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Bee Branch is about to graduate from eighth grade, and there's only one thing she wants as a present: a cruise to Antarctica.
We'd go with a trip to Disney World or something, but that's cool too.
Her parents reluctantly agree. Her dad Elgin is a big-wig at Microsoft, working on an innovative new device called Samantha 2 that hooks directly into your brain. Her mom, Bernadette, was once the hottest architect in the business, but now spends her days as a shut-in, ranting and raving about how much she hates Seattle. In fact, Bee doesn't even know about her mom's past.
Bernadette doesn't like leaving the house, so a trip to Antarctica sounds miserable. She pawns most of the prep work on Manjula, a virtual assistant who lives in India who Bernadette recently hired. She even goes as far as getting Manjula to order a prescription for a powerful seasickness medication that doubles as an antipsychotic. Talk about overkill.
She falls asleep while waiting for her prescription, which happens to be when Elgin suddenly appears, having taken a work lunch. He's concerned about Bernadette, especially given her recent mental health struggles, prompting him to contact a psychologist. But he doesn't just think that she needs some therapy sessions; he thinks she needs to be committed.
Meanwhile, Bernadette is embroiled in a feud with her neighbor and fellow school mom, Audrey Griffin. Audrey demands that Bernadette remove blackberry bushes that are bordering their properties ahead of a big fundraising brunch Audrey is hosting, which accidentally triggers a mudslide during the event. Furious, Audrey verbally annihilates Bernadette, upsetting Bernadette so much that she decides she can't go on the cruise.
That's when the FBI gets in touch with Elgin. They tell him about Manjula, who isn't a virtual assistant, but in fact a Russian scammer, and Bernadette has given them tons of personal information. Even worse, "Manjula" is on her way to Seattle, presumably to scam the family out of everything they own or, worse, to do something to Bernadette.
With this intel in hand, Elgin convinces the psychologist to perform an intervention with Bernadette and commit her. It goes terribly. Bernadette disappears and Elgin nearly loses an eye trying to find her. Even with the help of the FBI, Bernadette is nowhere to be found.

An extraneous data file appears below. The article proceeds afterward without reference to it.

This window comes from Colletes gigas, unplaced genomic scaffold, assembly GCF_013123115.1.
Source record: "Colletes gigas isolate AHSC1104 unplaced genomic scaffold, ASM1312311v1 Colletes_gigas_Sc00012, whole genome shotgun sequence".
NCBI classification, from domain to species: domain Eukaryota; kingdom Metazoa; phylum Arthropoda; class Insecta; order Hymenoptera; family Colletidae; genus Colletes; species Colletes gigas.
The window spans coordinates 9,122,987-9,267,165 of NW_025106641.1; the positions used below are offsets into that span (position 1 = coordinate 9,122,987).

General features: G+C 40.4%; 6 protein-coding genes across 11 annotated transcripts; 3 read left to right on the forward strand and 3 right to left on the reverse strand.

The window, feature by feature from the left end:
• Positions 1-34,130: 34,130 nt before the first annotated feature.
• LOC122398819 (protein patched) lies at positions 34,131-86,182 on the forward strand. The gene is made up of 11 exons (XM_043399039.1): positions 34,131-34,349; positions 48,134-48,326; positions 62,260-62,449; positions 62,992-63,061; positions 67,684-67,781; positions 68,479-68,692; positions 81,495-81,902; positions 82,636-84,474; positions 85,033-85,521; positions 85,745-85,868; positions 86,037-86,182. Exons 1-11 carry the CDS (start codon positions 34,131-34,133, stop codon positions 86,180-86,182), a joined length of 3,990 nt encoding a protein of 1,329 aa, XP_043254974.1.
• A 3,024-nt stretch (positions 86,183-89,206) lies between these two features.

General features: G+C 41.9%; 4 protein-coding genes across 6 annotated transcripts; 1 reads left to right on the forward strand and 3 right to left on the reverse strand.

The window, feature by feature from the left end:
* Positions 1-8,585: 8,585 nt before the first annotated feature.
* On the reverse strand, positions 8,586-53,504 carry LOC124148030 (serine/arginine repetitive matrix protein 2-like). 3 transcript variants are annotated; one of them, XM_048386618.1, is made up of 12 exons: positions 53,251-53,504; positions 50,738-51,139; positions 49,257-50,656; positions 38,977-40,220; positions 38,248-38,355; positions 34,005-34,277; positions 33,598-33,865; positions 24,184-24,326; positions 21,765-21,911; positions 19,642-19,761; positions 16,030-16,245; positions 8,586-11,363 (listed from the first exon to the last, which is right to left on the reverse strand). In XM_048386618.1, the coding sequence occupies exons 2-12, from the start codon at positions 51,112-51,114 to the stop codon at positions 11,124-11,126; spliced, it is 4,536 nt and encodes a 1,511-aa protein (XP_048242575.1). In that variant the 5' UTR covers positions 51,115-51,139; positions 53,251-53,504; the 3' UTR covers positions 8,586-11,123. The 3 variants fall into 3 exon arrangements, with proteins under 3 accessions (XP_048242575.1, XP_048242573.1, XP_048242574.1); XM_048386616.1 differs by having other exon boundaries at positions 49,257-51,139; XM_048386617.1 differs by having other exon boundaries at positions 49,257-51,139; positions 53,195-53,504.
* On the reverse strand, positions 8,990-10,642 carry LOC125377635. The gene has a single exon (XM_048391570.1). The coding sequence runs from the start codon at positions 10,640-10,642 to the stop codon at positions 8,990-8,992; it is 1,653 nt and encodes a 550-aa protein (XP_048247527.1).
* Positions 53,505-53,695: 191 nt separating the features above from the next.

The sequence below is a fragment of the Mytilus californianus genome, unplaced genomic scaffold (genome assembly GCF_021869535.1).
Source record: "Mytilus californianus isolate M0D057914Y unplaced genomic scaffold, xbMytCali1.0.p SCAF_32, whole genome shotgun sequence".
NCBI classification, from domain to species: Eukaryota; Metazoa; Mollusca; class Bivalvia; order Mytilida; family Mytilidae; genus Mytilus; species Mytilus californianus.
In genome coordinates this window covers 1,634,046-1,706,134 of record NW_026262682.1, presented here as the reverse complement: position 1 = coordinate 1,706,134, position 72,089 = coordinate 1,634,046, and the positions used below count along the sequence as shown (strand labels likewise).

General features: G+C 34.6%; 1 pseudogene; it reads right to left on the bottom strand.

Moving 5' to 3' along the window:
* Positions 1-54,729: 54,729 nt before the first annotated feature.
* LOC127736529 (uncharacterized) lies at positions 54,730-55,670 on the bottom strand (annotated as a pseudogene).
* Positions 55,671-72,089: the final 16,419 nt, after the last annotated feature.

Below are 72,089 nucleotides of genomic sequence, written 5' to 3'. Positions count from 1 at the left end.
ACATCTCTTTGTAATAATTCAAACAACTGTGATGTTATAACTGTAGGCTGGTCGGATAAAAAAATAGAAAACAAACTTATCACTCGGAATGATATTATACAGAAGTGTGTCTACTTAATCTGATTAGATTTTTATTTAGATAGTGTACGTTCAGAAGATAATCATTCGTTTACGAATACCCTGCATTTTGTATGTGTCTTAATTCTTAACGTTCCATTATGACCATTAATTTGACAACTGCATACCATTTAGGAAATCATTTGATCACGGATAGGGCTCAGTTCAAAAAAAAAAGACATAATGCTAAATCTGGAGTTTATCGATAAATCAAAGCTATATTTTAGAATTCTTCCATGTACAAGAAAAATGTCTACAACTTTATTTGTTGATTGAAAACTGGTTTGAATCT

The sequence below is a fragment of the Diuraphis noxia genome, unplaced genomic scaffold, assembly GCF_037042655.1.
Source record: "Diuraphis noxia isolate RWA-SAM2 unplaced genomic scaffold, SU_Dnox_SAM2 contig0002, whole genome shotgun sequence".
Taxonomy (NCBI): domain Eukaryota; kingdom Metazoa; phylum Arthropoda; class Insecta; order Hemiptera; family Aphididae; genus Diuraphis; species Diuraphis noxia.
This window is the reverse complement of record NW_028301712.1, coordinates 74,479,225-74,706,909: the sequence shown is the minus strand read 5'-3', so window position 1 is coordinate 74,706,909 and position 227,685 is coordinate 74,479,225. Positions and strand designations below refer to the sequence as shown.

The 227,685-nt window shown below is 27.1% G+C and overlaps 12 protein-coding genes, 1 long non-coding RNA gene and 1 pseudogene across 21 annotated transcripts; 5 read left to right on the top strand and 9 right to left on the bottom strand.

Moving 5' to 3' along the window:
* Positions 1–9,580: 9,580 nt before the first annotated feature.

A few weeks later, they receive a call: Bernadette has been located. She somehow ended up on the cruise to Antarctica after all. Elgin is there waiting when the cruise liner returns, but Bernadette isn't, even though she should be based on the ship's records. After an investigation, the cruise company insinuates that she got drunk and fell off the ship.
And that's not the only shocker. Elgin has gotten his administrative assistant, Soo-Lin, pregnant. They became a thing during the whole Bernadette crisis, and she ended up with a bun in her oven after their one brief encounter. Always use protection, folks.
Bee doesn't buy that her mom's dead, however. She convinces Elgin to go on their own Antarctic cruise so she can figure out what really happened. After some investigation, and thanks to the help of her pops, she traces Bernadette's footsteps to Palmer Station, a major Antarctic research station. Bee finds her mom and they share a warm embrace.
It turns out that Bernadette was saved by Audrey, who had a change of heart after learning about the intervention. Bernadette went on the cruise expecting Elgin and Bee to be there, but after realizing she was alone, she settled into a feeling of peace. What's more, she somehow scores a job redesigning Palmer Station, signaling a resurgence of her career as an architect.
Here's the real kicker: Audrey compiled documents detailing the whole sordid ordeal and sent them to Bee, allowing her to compile a book that tells the story of her mom's disappearance. That book? It's the one we've been reading the whole time. Meta.
So everything is dandy with the family. Bee's written her first book, Bernadette's career is back on track, and, er, Elgin has a lovechild. Well, two out of three ain't bad.